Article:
Brett Pharr

Yes, Frank, one of the things that we learned through the stimulus program is really how to better exercise our deposit transference capability, which is what you're talking about. And we continue to expect to maintain a flat balance sheet. And the way we'll do that and still generate meaningful growth and card fee income, is by increasing our use of deposit transference. So, I don't know that we have disclosed any numbers on it, but not all those deposits that are off the balance sheet are stimulus related.

Frank Schiraldi

Okay, great. Well, I'll let someone else jump in and ask a question. Thanks guys.

Brett Pharr

Thank you.

Operator

Thank you, Frank. Our next question comes from Michael Perito with KBW. Michael your line is now open.

Michael Perito

Hey, good afternoon, guys.

Brett Pharr

Hey, Michael.

Michael Perito

On the tax -- the total tax season, I think you guys said and wrote in the release that you expect the kind of total season revenues. I think, if I heard you correctly to be similar year-on-year, I guess the specific question is last year, you guys had quite a bit more refund transfer volume in the fiscal third quarter than the normal? I think there might have been some delays. It feels like 10 years ago now, who can remember?

But I just I guess it said another way is that -- it seems like that could be expected to occur to some degree again, and I just want to clarify that I'm hearing that correctly.

Brett Pharr

Hey Glen, why don’t you take that?

Glen Herrick

Sure. Hi, Mike. The -- yes, so we're really talking about net tax earnings -- tax business earnings. We are 6% ahead of last year year-over-year. But to your specific question, we think that'll contract a little bit because last year -- while we will still have some that'll carry over into the third quarter, there was a higher percentage of carryover last year in the third quarter because of more delays last year on a relative basis than the delays this year by the IRS.

Michael Perito

Got it. Okay. All right. So, you're talking something more like fiscal 3Q 2020 than fiscal 3Q 2021, which was unusually elevated. Now, not to say that that's where it would be but directionally--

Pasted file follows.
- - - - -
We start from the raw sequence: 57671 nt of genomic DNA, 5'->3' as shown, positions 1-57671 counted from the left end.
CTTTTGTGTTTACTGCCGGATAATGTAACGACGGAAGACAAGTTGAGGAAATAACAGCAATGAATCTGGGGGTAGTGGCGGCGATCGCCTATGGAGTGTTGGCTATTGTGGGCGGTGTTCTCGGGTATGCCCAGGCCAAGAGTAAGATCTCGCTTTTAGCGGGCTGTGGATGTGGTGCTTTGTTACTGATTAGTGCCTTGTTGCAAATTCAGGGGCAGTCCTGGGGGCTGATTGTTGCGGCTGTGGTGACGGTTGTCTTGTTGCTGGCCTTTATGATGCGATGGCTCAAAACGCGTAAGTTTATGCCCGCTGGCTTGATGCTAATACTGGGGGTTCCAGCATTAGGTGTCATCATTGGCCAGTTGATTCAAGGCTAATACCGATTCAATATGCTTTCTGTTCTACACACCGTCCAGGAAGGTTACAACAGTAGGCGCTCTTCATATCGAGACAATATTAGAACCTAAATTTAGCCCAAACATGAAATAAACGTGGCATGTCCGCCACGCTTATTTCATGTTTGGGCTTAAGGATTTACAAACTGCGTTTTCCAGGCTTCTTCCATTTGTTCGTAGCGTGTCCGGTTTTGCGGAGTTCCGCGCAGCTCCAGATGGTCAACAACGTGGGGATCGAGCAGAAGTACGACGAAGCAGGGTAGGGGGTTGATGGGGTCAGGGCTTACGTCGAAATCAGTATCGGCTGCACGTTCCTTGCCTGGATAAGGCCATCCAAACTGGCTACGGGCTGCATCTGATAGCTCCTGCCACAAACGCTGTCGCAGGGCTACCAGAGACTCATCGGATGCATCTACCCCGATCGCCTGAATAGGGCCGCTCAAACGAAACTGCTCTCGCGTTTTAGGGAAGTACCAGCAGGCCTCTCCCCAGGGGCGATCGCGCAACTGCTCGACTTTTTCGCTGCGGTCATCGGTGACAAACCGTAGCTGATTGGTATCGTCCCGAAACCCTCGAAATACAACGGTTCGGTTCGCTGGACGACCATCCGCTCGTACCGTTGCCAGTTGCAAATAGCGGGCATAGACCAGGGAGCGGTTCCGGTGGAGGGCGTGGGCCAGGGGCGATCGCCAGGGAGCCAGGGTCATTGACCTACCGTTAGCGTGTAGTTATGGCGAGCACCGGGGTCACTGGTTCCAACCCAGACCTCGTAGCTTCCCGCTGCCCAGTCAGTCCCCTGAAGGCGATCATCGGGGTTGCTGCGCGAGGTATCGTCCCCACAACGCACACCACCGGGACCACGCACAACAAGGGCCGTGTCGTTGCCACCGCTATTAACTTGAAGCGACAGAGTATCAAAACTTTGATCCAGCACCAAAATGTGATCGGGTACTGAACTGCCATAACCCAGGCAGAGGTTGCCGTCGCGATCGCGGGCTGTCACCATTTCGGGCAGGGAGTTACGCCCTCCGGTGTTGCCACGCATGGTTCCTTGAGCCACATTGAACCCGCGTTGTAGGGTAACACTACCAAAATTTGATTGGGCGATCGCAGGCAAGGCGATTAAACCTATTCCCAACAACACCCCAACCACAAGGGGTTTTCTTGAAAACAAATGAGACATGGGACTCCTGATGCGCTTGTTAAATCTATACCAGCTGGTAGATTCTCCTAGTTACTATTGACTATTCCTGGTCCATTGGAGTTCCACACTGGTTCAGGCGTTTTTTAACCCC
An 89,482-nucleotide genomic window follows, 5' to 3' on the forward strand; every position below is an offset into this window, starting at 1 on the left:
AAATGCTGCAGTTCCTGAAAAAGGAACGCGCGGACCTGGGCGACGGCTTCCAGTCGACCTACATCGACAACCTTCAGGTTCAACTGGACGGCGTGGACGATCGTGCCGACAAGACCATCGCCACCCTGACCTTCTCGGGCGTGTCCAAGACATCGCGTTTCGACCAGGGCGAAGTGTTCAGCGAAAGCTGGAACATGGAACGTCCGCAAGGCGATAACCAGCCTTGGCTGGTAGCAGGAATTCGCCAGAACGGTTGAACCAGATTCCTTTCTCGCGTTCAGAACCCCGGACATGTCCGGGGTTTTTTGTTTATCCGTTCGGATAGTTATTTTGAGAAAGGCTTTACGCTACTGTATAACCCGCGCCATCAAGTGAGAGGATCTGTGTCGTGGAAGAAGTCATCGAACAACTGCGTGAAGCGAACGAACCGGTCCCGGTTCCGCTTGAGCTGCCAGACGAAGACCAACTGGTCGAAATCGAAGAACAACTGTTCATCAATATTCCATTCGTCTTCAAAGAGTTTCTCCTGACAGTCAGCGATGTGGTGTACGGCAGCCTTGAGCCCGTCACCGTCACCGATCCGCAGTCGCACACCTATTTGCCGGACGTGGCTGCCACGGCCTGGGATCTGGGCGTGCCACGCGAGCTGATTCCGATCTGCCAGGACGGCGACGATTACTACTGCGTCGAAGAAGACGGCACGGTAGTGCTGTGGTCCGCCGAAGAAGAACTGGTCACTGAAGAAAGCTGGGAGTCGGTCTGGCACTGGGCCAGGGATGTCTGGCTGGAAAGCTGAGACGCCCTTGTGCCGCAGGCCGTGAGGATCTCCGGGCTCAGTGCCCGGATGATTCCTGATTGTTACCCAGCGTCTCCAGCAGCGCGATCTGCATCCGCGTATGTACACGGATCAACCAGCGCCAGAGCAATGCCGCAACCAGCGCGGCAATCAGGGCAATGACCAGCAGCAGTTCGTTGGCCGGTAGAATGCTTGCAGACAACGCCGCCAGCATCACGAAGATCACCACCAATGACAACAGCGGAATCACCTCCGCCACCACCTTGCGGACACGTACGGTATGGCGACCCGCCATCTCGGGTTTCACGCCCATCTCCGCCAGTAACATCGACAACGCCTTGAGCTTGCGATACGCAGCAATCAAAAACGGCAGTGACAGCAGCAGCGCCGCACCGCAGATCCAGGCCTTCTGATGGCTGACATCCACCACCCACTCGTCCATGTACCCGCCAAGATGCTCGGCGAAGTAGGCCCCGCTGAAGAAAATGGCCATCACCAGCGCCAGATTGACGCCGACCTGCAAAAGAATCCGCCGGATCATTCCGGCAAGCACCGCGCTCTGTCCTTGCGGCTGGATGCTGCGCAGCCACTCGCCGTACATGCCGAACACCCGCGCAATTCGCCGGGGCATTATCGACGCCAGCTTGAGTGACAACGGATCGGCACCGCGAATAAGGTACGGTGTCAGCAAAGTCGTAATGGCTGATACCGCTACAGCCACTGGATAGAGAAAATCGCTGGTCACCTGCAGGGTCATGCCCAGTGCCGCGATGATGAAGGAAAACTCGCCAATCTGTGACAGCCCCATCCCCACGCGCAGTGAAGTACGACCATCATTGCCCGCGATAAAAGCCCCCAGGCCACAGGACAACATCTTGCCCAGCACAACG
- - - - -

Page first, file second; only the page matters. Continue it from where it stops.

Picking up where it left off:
Glen Herrick

Yes.

Michael Perito

Yes. Okay. Great. And then on the margin, I saw on the presentation, you guys kind of have the updated parallel and ramped shock, but obviously, it's a pretty dynamic rate environment here Glen and I was curious if you could maybe spend a minute and just give us your thoughts about where we go from the 478 here today -- or the 441 I should say today to -- if we do get some type of scenario where you get a 50 basis point hike in May or, because I correct me if I'm wrong I guess the reason for the question is you guys with your funding, there should be less of kind of a law of diminishing returns here as we get deeper into the tightening cycle, correct? I mean, you guys would expect to be able to maintain your benefit per hike, probably at a better rate than other banks who deposit betas would theoretically rises as the rates go higher, Does that make sense and are you able to give us any indication of where the NIM might go in the current kind of consensus outlook on forward curve?

Brett Pharr

Mike, this is Brett. So, I think you described it very well. What I would say is that we have to go through a little bit of a period of repricing. So, even though when you have variable rate transactions or you have very short duration items, it takes a little bit of time. So, -- but your description -- this is our best time, right? Because rates are going up, we -- unlike others, we have the greatest benefit of rates going up. And we're going to receive a great deal of benefit from it. But most of its going to show up in fiscal year 2023 and onward, just because of the repricing time that it takes even for short duration instruments.

Glen Herrick

And then, Mike, I would add on specifically so -- we talked about 4% in the ramp model, we're comfortable with that at 100 basis points. as Brett alluded to it, it all depends where's the demand. And for us, it's less around the deposit beta and more about the loan pricing beta and where competition goes, how fast the liquidity washes out and other banks or finance companies. But certainly, it should be a net positive for us.

Michael Perito

Okay, and then just lastly, for me on the charge-off the non-tax related charge-offs in the quarter, I think I saw somewhere in -- on the presentation that there were a couple factoring relationships that that you guys charged-off. Wondering if you give us a little bit more color there. Any other credit commentaries? As you look forward, obviously, there's some increasing concerns about some consumers, small business, health deterioration later this year into 2023, curious what you guys are seeing as well, just more broadly, as it stands today?

Brett Pharr

Yes, so it's a good question. So, we have a very robust collateral management process. That is the last part of your question, as we go into a recession benefits from two things. One is, we will have much more control of collateral and therefore, any potential losses.

Secondly, particularly our working capital lines, are going to get the opportunity to grow quite a bit because others will be fleeing traditional banks. And they'll need our collateral managed process, which, throughout multiple cycles has done extremely well with very low loss rates.